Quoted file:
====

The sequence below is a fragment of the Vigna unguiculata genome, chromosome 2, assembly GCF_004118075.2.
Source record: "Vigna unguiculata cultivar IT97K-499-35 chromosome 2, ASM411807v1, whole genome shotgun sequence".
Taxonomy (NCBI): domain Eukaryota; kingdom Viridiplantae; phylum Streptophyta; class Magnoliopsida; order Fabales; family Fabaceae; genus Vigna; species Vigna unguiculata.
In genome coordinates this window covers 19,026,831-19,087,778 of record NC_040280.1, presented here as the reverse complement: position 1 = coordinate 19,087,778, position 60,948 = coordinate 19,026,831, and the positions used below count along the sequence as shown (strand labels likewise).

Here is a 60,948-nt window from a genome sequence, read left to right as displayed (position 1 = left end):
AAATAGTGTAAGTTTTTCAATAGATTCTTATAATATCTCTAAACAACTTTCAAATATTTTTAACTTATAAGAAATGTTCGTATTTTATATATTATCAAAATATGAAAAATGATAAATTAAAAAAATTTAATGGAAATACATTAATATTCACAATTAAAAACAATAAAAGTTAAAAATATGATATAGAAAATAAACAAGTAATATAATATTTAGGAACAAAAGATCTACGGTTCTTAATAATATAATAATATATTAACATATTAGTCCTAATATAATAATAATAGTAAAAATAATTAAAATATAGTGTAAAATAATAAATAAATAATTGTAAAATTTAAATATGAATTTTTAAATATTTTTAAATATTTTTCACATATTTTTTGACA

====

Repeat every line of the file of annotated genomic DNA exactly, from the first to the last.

The sequence below is a fragment of the Vigna unguiculata genome, chromosome 2, assembly GCF_004118075.2.
Source record: "Vigna unguiculata cultivar IT97K-499-35 chromosome 2, ASM411807v1, whole genome shotgun sequence".
Taxonomy (NCBI): domain Eukaryota; kingdom Viridiplantae; phylum Streptophyta; class Magnoliopsida; order Fabales; family Fabaceae; genus Vigna; species Vigna unguiculata.
In genome coordinates this window covers 19,026,831-19,087,778 of record NC_040280.1, presented here as the reverse complement: position 1 = coordinate 19,087,778, position 60,948 = coordinate 19,026,831, and the positions used below count along the sequence as shown (strand labels likewise).

Here is a 60,948-nt window from a genome sequence, read left to right as displayed (position 1 = left end):
AAATAGTGTAAGTTTTTCAATAGATTCTTATAATATCTCTAAACAACTTTCAAATATTTTTAACTTATAAGAAATGTTCGTATTTTATATATTATCAAAATATGAAAAATGATAAATTAAAAAAATTTAATGGAAATACATTAATATTCACAATTAAAAACAATAAAAGTTAAAAATATGATATAGAAAATAAACAAGTAATATAATATTTAGGAACAAAAGATCTACGGTTCTTAATAATATAATAATATATTAACATATTAGTCCTAATATAATAATAATAGTAAAAATAATTAAAATATAGTGTAAAATAATAAATAAATAATTGTAAAATTTAAATATGAATTTTTAAATATTTTTAAATATTTTTCACATATTTTTTGACA